Skanderna Wood Works, SWW, is about the artful tradition of carving Norwegian ale bowls, Norwegian acanthus, and building antique reproductions of 18th Century furniture. Our new website is https://www.skandernawoodworks.com and you can contact us by email at email@example.com. We are located in Eastern North Dakota in an area heavily populated by descendants of Norwegian and Swedish immigrants. Our business is in Devils Lake, at 201 9th Ave. SE, and we will soon provide hand carved articles on commission. Jim Paulson is a professionally trained woodcarver and chair maker. Jim has been trained by woodcarvers Phil Odden and Else Bigton of Norsk Wood Works (located in Barronett, Wisconsin), Hans Sandom (Minnetonka, MN), Harley Refsal (Decorah, IA), and Wayne Barton of the Alpine School of Woodcarving (located in Park Ridge, IL). From 2007 to 2014, Jim studied the art of making hand made antique reproductions of American Windsor chairs through completing numerous courses with master chair maker Mike Dunbar of Hampton, NH.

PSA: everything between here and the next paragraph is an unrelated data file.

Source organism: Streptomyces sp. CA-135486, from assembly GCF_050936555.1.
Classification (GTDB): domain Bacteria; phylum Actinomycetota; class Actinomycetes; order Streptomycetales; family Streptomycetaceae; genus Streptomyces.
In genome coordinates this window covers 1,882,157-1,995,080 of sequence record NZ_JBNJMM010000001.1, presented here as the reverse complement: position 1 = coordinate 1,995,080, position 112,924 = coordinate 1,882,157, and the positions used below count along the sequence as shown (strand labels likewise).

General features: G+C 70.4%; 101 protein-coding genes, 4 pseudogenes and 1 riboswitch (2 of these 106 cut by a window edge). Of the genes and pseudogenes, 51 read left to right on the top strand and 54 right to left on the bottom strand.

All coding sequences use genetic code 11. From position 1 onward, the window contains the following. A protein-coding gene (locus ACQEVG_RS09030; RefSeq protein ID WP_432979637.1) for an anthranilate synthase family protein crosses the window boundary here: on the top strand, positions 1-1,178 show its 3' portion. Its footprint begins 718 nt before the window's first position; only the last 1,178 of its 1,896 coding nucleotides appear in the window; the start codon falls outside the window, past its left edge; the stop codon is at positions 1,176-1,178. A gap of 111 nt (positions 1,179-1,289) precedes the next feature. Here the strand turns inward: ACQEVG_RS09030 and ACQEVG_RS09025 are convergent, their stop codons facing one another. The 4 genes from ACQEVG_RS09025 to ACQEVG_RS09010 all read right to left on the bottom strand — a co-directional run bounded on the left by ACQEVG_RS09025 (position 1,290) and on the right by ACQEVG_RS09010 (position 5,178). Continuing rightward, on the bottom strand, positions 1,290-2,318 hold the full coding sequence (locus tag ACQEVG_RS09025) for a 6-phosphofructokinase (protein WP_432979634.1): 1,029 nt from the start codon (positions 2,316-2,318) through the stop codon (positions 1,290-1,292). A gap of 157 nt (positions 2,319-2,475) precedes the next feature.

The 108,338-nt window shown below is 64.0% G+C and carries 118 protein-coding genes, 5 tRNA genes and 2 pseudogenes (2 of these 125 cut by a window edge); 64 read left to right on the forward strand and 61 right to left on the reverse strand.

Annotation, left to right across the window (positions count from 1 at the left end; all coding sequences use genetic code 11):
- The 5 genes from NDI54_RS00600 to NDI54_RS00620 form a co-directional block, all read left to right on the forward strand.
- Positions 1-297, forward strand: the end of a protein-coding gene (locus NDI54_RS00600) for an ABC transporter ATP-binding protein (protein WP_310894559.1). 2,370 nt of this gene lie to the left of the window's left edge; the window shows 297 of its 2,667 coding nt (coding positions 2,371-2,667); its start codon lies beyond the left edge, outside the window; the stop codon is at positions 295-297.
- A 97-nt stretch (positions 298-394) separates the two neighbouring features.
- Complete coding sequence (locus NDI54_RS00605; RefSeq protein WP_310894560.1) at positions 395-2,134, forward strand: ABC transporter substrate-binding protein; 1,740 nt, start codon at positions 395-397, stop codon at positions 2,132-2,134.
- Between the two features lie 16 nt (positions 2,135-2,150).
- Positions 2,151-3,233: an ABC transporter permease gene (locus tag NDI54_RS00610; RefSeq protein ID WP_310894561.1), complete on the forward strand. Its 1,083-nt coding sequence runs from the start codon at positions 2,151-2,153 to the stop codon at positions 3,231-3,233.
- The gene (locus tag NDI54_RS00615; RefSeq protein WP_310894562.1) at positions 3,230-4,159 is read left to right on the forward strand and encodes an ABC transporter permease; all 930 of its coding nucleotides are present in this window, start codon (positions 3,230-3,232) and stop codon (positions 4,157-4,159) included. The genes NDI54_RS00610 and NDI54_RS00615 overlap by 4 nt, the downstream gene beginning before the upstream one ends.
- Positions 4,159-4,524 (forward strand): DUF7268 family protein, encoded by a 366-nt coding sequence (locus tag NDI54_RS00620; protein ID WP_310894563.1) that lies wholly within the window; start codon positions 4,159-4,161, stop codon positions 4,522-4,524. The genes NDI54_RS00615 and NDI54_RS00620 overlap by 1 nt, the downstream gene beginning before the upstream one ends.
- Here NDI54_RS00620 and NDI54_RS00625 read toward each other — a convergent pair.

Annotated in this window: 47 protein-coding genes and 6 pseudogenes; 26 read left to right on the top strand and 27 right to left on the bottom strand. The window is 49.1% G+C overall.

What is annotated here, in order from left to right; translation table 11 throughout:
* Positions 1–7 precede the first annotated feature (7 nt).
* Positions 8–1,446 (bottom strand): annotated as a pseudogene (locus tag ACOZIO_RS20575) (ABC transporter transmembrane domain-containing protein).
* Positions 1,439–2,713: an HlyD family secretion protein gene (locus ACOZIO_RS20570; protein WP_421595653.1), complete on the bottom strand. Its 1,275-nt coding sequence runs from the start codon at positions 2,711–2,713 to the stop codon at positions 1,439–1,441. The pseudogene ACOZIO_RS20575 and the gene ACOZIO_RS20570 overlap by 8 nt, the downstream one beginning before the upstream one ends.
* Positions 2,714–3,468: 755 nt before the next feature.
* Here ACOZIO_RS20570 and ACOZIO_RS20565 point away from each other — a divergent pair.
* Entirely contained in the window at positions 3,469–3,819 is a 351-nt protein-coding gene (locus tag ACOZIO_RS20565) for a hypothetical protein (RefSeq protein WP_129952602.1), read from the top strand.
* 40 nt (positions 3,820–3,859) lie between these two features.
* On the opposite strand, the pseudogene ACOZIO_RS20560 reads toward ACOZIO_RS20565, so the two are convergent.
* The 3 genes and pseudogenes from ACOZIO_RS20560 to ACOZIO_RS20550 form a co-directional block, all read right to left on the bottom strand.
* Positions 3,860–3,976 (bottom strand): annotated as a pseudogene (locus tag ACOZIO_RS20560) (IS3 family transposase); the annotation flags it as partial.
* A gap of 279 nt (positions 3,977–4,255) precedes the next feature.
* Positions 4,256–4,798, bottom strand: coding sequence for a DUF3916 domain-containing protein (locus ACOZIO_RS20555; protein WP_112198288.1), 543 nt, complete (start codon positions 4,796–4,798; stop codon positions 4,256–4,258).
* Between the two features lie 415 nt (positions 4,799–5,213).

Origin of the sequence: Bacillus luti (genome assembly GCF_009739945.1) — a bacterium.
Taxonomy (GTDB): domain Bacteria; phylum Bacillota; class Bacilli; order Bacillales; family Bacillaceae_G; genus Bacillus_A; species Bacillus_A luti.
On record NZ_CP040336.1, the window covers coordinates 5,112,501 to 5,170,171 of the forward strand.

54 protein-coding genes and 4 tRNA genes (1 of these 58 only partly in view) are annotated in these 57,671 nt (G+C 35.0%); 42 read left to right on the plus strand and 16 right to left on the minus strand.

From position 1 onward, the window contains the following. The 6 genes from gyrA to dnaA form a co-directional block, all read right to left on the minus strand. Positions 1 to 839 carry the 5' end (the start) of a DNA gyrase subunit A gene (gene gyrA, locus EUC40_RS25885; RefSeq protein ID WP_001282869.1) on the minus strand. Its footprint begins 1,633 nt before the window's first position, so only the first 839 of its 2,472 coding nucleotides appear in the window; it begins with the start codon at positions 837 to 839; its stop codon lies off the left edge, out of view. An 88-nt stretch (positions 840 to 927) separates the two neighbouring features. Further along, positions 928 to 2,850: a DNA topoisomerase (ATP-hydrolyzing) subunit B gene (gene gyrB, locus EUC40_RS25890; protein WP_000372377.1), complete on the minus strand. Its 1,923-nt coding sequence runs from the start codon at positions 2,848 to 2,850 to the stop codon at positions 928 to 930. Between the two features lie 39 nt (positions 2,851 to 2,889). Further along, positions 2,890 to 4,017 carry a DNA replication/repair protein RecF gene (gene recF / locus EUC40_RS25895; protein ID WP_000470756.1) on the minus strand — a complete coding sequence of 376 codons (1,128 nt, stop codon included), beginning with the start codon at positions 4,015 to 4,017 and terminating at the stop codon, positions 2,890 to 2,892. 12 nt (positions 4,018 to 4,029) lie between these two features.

Skanderna Wood Works got its name from the beautiful mountain range that runs north to south through Norway, Sweden, and Finland. We are excited to take on more carving work now than we did as Black Swamp Windsors. So as admirers of geology and nature, as well as passionate creators of wood articles, Jim and Barb now take their business name from those prominent and enduring mountain features in Scandinavia. As Skanderna Wood Works we hope our artistic ventures will stand among those who hold dear to the traditional folk art of Norway and Scandinavia. Since Jim’s father has ancestral roots in that part of the world, and our continued passion for Nordic carvings, we’ve chosen Skanderna for the mountain top inspiration we’ll build on. Jim has made the commitment to that woodcarving emphasis through years of coursework and more recently as an apprentice with Phil Odden of Norsk Wood Works. Barb also does wood turning and she makes hand made wooden pens that will be available for purchase through our website.